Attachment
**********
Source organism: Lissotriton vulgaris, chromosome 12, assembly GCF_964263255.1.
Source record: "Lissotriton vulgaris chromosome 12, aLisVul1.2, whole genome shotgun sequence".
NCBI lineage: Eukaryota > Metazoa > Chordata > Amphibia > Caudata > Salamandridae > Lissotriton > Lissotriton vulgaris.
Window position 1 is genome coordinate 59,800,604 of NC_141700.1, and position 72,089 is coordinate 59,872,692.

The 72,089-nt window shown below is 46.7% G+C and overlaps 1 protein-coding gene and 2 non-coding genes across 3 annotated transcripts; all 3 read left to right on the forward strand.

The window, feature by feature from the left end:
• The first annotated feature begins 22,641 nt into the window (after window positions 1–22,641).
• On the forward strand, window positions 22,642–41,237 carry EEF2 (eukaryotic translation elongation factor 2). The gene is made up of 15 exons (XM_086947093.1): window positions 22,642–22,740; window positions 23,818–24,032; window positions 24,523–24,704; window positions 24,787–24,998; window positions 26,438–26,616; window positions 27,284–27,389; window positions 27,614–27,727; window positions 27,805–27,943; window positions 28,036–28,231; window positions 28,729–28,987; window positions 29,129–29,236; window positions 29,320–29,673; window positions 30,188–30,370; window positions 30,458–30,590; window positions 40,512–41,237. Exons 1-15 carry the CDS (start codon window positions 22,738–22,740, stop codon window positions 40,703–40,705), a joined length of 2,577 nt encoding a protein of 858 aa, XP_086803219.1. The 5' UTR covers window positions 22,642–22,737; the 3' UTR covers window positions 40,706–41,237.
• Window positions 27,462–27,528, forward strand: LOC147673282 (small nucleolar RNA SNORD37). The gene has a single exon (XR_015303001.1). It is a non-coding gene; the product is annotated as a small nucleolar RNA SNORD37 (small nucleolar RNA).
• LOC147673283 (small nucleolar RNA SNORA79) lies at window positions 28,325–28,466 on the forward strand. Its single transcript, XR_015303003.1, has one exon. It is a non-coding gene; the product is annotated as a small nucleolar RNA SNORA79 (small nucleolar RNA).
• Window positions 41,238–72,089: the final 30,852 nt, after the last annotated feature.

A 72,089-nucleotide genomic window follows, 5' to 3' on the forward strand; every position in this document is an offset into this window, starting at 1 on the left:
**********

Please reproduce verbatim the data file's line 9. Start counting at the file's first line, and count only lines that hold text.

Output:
• Window positions 27,462–27,528, forward strand: LOC147673282 (small nucleolar RNA SNORD37). The gene has a single exon (XR_015303001.1). It is a non-coding gene; the product is annotated as a small nucleolar RNA SNORD37 (small nucleolar RNA).